No matter what type of major writing is assigned, students will write better and learn more if they have the opportunity to complete brief assignments that gradually build to longer writing projects. Here are some examples (John Bean):
Some Ideas for Monitoring and Sequencing Writing Assignments (John Bean):
- One approach is to assign short writing assignments that introduce research skills; for example: summaries or abstracts of articles, microthemes, analyses and comparisons of two different articles, short arguments based on research data.
- Another approach is to devise a structured assignment that breaks a longer research project into stages: explore topics in journal; summarize two journal articles related to topic; complete a prospectus or proposal about research; write an exploratory essay on research topic; complete a rough draft and do peer review workshop; submit a 200-word abstract of research argument; submit final research paper.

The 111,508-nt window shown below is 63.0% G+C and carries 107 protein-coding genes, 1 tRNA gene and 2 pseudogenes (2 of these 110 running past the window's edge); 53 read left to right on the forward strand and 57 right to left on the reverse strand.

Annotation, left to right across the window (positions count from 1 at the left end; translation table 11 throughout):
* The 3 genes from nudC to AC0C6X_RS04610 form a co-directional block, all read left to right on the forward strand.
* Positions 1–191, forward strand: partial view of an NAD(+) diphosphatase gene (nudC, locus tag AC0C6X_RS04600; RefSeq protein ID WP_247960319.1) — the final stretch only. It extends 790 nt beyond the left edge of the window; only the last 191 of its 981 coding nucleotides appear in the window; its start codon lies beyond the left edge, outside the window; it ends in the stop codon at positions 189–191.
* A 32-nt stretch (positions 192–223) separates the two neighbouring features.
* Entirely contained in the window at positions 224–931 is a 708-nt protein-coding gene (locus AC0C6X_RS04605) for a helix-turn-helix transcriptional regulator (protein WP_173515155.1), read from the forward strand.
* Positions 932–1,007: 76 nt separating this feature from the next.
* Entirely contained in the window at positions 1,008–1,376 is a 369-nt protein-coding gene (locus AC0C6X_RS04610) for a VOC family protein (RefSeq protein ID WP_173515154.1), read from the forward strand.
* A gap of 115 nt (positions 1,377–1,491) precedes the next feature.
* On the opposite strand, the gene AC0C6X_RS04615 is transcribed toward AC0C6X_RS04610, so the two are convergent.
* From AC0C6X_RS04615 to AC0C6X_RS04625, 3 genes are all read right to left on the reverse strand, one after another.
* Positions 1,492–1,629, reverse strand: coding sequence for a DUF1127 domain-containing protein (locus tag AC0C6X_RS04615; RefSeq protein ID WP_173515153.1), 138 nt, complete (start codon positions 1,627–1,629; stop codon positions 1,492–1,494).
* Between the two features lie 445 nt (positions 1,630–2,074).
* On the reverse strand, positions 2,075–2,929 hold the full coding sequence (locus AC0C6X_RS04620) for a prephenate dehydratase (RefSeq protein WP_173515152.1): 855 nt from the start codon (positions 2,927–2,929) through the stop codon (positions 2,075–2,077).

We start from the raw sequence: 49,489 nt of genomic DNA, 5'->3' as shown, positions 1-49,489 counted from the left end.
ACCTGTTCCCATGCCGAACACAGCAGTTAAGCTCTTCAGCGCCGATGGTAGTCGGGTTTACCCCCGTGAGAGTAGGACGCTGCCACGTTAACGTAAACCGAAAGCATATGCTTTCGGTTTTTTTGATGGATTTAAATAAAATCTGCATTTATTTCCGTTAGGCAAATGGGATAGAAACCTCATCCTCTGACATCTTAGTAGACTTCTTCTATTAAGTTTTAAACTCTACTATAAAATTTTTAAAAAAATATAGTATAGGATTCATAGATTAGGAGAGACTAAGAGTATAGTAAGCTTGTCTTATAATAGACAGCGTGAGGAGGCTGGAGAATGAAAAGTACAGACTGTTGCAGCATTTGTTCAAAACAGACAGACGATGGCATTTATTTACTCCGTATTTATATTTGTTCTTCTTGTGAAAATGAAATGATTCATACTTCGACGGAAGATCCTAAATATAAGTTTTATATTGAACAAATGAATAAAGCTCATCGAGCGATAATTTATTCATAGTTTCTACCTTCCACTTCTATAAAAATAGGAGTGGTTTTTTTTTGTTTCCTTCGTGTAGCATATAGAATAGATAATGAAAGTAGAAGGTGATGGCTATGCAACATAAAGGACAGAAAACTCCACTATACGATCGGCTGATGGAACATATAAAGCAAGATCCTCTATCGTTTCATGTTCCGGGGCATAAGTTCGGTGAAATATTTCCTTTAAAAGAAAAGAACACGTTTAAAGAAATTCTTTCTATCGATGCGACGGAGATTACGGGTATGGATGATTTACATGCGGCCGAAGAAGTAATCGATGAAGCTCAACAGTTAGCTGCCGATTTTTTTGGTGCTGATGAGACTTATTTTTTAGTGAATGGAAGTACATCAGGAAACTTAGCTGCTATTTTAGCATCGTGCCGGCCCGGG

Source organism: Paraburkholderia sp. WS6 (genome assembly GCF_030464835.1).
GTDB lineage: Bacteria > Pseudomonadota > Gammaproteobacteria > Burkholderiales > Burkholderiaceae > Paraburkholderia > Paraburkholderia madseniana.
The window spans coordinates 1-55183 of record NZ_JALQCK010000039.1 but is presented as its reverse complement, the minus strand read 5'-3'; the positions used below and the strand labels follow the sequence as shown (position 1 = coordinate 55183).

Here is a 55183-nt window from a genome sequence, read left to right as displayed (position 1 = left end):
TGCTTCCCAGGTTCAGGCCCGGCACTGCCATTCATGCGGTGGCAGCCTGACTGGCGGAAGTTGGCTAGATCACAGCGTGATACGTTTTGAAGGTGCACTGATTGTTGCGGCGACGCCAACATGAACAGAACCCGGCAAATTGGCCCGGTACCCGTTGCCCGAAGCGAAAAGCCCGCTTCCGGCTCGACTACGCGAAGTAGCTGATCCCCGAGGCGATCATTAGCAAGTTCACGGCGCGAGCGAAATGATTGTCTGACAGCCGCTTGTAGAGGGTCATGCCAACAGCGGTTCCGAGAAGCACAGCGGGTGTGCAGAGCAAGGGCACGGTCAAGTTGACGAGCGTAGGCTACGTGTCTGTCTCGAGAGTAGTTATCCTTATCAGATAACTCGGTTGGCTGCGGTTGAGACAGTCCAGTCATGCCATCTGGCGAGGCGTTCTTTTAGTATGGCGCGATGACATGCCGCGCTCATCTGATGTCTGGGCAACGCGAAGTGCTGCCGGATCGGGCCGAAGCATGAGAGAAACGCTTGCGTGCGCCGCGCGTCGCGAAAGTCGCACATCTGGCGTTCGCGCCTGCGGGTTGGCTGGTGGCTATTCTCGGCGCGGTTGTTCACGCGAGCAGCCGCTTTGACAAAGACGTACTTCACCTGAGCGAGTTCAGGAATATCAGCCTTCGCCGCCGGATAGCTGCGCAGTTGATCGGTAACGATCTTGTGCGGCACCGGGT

- Give problem-focused assignment, or one that asks students to defend and/or refute a proposition, or answer a question.
- Incorporate non-graded exploratory writing.
- Build in time to have students talk about their writing.
- Have students submit (or bring to class) preliminary proposals, focus statements, and drafts.
- Have students submit all drafts and notes with final essays.
- Allow rewrites of essays or parts of essays.
- Hold to high standards and develop criteria for evaluating final essays.
- Provide models of excellent essays by students.
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